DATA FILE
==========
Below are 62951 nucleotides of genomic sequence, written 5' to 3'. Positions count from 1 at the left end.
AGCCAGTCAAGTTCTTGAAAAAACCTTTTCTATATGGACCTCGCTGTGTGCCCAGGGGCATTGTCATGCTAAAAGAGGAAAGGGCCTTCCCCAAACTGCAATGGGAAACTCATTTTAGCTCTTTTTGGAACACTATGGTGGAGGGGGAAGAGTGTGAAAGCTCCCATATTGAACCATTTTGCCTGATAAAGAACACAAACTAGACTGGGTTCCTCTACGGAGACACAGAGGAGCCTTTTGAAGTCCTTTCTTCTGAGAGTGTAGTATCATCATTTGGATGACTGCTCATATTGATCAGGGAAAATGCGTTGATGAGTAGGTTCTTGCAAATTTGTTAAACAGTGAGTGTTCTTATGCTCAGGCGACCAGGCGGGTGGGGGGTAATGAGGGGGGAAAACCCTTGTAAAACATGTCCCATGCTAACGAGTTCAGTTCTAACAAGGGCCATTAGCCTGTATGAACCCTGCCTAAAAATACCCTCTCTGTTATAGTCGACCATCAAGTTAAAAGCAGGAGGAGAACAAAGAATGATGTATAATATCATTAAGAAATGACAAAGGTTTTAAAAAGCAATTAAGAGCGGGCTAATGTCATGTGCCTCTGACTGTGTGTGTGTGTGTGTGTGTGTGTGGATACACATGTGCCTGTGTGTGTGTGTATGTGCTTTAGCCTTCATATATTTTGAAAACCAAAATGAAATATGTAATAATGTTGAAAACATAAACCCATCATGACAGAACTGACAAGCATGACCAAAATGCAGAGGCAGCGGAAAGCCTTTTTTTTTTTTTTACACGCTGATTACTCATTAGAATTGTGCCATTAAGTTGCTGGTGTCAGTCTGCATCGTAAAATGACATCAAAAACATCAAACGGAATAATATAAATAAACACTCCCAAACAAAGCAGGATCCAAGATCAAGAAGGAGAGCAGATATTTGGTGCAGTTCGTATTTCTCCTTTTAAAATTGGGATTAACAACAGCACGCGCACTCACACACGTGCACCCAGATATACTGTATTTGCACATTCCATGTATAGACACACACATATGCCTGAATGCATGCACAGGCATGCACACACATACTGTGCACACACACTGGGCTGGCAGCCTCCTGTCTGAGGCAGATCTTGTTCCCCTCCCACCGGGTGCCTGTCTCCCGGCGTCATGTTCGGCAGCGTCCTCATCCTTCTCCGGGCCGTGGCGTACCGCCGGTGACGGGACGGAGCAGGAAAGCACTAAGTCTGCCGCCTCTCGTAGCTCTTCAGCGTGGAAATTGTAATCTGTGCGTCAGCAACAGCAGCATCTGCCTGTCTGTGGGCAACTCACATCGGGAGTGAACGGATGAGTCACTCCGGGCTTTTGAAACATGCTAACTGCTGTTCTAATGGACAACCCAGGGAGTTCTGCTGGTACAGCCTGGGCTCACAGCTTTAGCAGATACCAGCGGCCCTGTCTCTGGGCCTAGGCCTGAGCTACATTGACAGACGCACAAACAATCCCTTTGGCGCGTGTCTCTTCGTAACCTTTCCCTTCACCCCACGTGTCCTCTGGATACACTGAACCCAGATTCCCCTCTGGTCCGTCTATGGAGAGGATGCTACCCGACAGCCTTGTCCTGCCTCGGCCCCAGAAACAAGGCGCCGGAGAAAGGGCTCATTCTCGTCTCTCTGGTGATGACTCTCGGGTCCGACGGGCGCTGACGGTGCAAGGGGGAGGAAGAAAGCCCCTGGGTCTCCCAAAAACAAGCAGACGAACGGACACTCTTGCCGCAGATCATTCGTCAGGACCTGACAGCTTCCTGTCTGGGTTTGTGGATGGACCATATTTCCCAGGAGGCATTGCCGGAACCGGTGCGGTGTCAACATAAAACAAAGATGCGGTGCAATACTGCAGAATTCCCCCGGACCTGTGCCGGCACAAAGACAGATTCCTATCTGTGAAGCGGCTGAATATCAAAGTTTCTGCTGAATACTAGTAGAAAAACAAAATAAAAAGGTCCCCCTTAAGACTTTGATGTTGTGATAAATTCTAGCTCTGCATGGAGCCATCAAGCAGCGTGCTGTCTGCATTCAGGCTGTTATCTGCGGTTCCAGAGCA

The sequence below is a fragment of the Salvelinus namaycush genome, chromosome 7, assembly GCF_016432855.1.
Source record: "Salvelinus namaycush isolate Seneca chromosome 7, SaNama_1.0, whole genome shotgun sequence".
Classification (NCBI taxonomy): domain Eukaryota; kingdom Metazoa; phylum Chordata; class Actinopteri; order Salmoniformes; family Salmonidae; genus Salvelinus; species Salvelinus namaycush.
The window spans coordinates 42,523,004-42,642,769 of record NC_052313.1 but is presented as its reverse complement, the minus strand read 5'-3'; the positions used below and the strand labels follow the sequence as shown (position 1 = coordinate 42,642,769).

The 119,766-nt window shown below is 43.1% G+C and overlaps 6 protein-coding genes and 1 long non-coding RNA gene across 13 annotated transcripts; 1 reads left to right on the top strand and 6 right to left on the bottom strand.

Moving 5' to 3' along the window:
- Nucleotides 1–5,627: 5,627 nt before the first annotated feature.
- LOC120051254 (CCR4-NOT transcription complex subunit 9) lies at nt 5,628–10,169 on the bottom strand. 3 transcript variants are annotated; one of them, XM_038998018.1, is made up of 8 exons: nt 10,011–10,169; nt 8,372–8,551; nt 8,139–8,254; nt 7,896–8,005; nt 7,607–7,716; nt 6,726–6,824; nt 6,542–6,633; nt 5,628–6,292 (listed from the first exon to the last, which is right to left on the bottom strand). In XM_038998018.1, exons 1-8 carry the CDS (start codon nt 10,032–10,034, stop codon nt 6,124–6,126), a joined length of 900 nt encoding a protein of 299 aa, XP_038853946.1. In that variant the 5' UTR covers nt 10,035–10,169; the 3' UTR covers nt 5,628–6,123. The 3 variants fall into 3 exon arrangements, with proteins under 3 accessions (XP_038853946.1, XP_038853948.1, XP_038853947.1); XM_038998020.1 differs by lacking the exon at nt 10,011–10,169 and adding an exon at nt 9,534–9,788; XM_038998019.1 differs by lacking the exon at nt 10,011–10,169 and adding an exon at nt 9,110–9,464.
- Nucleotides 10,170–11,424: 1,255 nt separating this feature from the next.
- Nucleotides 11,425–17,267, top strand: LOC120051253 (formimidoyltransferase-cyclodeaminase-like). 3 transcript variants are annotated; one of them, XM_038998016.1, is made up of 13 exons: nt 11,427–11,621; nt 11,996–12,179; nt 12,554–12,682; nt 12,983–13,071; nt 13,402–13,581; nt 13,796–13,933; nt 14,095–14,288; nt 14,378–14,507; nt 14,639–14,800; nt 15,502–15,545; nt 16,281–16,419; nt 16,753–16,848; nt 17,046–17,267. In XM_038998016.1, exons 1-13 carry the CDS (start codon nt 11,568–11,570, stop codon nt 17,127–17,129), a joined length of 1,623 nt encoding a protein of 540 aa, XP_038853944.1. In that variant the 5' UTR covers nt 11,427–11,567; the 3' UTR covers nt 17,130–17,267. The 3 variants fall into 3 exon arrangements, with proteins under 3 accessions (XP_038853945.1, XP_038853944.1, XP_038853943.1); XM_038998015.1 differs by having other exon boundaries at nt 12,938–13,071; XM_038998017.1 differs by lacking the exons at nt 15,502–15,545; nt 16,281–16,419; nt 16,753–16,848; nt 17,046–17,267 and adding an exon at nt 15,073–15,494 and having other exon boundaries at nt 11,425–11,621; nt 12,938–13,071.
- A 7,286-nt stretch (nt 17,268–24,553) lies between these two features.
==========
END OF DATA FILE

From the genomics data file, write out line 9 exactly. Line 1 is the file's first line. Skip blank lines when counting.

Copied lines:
- Nucleotides 1–5,627: 5,627 nt before the first annotated feature.